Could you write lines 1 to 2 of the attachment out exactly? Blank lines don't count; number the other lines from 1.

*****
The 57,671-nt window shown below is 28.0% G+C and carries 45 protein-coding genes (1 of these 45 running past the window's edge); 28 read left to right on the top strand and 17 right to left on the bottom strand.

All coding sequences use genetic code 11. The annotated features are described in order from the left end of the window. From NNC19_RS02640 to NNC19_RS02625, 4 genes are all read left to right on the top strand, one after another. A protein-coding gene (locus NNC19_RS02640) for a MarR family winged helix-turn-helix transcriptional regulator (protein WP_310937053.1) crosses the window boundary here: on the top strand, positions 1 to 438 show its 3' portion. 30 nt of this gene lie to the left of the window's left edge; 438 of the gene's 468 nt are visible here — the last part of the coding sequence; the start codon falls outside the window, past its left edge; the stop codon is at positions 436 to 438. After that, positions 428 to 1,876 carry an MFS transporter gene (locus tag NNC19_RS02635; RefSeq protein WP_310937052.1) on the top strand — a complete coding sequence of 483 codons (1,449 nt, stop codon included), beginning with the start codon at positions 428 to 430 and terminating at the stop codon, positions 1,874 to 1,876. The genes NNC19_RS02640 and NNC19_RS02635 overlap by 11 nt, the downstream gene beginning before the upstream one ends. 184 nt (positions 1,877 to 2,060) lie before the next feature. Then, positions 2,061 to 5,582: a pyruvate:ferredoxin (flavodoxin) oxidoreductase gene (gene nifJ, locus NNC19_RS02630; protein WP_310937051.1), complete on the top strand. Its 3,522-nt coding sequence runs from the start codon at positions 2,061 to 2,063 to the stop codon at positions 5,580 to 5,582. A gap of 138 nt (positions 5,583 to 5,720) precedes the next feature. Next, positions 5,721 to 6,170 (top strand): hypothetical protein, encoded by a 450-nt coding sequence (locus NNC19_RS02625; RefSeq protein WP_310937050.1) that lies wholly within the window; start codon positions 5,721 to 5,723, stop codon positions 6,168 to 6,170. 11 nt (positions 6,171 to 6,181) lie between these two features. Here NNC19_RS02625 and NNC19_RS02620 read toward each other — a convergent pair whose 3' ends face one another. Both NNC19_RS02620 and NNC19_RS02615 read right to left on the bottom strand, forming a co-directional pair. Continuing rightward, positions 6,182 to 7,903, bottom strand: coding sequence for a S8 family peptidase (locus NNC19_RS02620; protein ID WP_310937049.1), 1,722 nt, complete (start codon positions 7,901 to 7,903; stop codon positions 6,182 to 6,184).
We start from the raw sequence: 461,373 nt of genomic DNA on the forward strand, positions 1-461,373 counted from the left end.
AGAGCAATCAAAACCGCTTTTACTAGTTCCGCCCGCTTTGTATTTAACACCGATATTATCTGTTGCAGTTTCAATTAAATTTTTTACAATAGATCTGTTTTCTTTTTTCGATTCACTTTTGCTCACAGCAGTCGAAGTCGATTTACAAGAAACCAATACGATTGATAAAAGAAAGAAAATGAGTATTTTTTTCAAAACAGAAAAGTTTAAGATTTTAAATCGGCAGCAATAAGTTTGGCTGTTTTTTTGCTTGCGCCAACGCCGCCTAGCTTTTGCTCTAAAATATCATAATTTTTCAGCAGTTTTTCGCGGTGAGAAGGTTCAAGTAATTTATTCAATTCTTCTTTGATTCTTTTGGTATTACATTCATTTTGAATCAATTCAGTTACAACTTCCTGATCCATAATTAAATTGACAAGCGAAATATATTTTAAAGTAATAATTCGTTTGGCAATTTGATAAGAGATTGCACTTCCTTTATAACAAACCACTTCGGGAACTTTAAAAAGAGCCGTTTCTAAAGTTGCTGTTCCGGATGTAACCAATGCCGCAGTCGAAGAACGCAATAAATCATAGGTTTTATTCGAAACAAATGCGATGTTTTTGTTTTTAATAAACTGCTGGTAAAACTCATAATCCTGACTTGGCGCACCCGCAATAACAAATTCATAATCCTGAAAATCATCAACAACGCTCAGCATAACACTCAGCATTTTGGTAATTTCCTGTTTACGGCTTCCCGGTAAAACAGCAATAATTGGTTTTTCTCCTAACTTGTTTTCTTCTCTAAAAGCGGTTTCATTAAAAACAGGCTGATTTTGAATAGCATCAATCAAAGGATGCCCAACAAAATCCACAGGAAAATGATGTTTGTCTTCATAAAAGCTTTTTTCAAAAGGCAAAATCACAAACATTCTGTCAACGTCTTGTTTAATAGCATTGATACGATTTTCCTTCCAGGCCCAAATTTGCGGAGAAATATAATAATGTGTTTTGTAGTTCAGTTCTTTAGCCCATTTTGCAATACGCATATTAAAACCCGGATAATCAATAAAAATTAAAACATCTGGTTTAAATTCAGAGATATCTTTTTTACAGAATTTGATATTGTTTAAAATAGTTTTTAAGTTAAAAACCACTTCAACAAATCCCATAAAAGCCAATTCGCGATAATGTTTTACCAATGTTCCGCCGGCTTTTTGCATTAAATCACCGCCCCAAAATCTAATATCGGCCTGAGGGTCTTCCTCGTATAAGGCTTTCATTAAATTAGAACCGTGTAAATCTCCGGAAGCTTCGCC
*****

The 57,671-nt window shown below is 28.0% G+C and carries 45 protein-coding genes (1 of these 45 running past the window's edge); 28 read left to right on the top strand and 17 right to left on the bottom strand.

All coding sequences use genetic code 11. The annotated features are described in order from the left end of the window. From NNC19_RS02640 to NNC19_RS02625, 4 genes are all read left to right on the top strand, one after another. A protein-coding gene (locus NNC19_RS02640) for a MarR family winged helix-turn-helix transcriptional regulator (protein WP_310937053.1) crosses the window boundary here: on the top strand, positions 1 to 438 show its 3' portion. 30 nt of this gene lie to the left of the window's left edge; 438 of the gene's 468 nt are visible here — the last part of the coding sequence; the start codon falls outside the window, past its left edge; the stop codon is at positions 436 to 438. After that, positions 428 to 1,876 carry an MFS transporter gene (locus tag NNC19_RS02635; RefSeq protein WP_310937052.1) on the top strand — a complete coding sequence of 483 codons (1,449 nt, stop codon included), beginning with the start codon at positions 428 to 430 and terminating at the stop codon, positions 1,874 to 1,876. The genes NNC19_RS02640 and NNC19_RS02635 overlap by 11 nt, the downstream gene beginning before the upstream one ends. 184 nt (positions 1,877 to 2,060) lie before the next feature. Then, positions 2,061 to 5,582: a pyruvate:ferredoxin (flavodoxin) oxidoreductase gene (gene nifJ, locus NNC19_RS02630; protein WP_310937051.1), complete on the top strand. Its 3,522-nt coding sequence runs from the start codon at positions 2,061 to 2,063 to the stop codon at positions 5,580 to 5,582. A gap of 138 nt (positions 5,583 to 5,720) precedes the next feature. Next, positions 5,721 to 6,170 (top strand): hypothetical protein, encoded by a 450-nt coding sequence (locus NNC19_RS02625; RefSeq protein WP_310937050.1) that lies wholly within the window; start codon positions 5,721 to 5,723, stop codon positions 6,168 to 6,170. 11 nt (positions 6,171 to 6,181) lie between these two features. Here NNC19_RS02625 and NNC19_RS02620 read toward each other — a convergent pair whose 3' ends face one another. Both NNC19_RS02620 and NNC19_RS02615 read right to left on the bottom strand, forming a co-directional pair. Continuing rightward, positions 6,182 to 7,903, bottom strand: coding sequence for a S8 family peptidase (locus NNC19_RS02620; protein ID WP_310937049.1), 1,722 nt, complete (start codon positions 7,901 to 7,903; stop codon positions 6,182 to 6,184).